Cynthia Hallen’s watercolor painting “Kingdom: Doctrine & Covenants 65” shows how kingdoms of heaven and earth connect.
PROVO, Utah (Aug. 26, 2016)—Doctrine and Covenants 65:5 reads, in part, “The Son of Man shall come down in heaven, clothed in the brightness of his glory, to meet the kingdom of God which is set up on the earth.” Such was the prompt given by the Church of Jesus Christ of Latter-day Saints in a 2011 art contest. In response, associate professor of English language and linguistics Cynthia Hallen painted “Kingdom: Doctrine & Covenants 65.”
Though painted for the contest, the work had been growing in Hallen’s mind for a while. Early inspiration came from the Pseudepigrapha, a collection of Jewish legends and apocryphal writings. In one story, the angel Gabriel teaches Joseph of Egypt the 70 languages of the world, allowing him to interpret Pharaoh’s dream. According to the tradition set forth by the tale, Pharaoh sat at the top of 70 steps. When visited by a subject, Pharaoh would descend the steps to meet his visitor. When visited by an equal, such as a foreign ruler, Pharaoh would descend 35 steps to meet them halfway. But if his visitor knew the 70 languages of the world, they could ascend the 70 steps to speak with Pharaoh in his presence. Through the gift of tongues, Joseph was able to enter into the presence of the Pharaoh to interpret his dreams, and thus eventually become the ruler’s right-hand man.
“Learning the languages of the earth is symbolic of gaining knowledge to go into the presence of the Lord,” Hallen explains. “I wanted to have a pyramid that went all the way up 70 languages and have the Lord at the top. But it didn’t work right for the amount of space that I had to work with.” When she read the prompt given by the Church for the contest, Hallen realized a way to modify her vision, resulting in the painting’s ultimate design.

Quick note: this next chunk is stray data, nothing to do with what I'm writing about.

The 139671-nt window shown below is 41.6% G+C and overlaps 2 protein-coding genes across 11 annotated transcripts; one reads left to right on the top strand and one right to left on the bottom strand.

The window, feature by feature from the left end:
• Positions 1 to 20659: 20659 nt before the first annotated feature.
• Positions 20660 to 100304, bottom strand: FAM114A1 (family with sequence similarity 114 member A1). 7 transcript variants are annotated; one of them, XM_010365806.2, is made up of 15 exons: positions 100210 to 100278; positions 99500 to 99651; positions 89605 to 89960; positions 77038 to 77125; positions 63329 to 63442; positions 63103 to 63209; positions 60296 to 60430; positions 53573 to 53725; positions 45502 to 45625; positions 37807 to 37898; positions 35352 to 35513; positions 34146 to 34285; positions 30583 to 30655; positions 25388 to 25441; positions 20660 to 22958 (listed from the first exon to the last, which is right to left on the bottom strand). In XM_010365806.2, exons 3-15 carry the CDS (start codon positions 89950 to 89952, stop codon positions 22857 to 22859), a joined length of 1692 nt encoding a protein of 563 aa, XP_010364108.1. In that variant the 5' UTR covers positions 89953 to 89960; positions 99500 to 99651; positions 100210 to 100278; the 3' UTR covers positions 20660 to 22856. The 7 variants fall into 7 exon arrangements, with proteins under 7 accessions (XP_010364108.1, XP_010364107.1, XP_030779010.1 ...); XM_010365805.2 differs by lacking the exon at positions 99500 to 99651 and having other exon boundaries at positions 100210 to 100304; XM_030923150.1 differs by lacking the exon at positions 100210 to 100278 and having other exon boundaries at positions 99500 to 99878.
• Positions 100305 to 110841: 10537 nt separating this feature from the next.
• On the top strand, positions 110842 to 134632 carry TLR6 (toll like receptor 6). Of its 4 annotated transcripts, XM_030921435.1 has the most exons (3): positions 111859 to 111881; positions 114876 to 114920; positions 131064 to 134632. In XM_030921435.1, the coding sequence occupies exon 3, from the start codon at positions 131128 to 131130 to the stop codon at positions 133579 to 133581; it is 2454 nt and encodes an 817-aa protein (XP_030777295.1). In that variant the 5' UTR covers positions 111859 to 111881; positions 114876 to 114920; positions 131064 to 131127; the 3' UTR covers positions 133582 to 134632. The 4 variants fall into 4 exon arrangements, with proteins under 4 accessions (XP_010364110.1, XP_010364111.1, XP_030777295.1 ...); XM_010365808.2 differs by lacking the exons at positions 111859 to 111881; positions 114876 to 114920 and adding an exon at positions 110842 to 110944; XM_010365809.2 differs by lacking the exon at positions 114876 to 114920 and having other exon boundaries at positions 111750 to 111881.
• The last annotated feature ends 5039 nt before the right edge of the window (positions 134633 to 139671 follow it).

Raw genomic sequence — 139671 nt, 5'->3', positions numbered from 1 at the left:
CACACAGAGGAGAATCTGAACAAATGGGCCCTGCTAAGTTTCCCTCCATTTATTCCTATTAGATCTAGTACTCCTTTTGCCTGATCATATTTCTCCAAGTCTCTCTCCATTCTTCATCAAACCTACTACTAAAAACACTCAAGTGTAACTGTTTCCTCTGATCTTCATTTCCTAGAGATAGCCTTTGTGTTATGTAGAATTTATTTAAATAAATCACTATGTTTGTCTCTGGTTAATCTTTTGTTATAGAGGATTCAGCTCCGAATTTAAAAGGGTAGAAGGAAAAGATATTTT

In the watercolor painting, heaven and earth, represented by mirrored triangles, reach for one another. “I wanted to catch the feeling of Christ bringing light, glory and celestial power to the earth,” Hallen said. “I also wanted to represent the efforts of His disciples to prepare the earth through personal revelation, priesthood power and charity.”
The triangles meet in a diamond bearing the word “Amen,” Hebrew for “It is true.” “It’s Christ who’s going to bring the Kingdom of Heaven down to the earth,” Hallen explains. “And one of His names is Truth as stated in His own words: ‘I am the way, the truth, and the life’ (John 14:6).” The white diamond here represents Christ coming to bring the Kingdom of Heaven to meet the Kingdom on Earth.” Pulling from the legend of Joseph, the painting contains “truth” translated into 70 languages.
“My artwork is a way to draw nearer to the Lord,” Hallen says. While taking a figure drawing class at BYU, Hallen learned the artistic technique of “touching.” She explains, “You use your pencil to lightly outline the correct proportions of a figure. Such touching is a very spiritual way of drawing near in order to understand the true nature of someone’s being in detail.” She adds, “Drawing becomes a way to draw near to the Savior. It’s a quest and it’s a process, but it’s a way to see the face of the Lord.”
—Samuel Wright (B.A. American Studies ’16)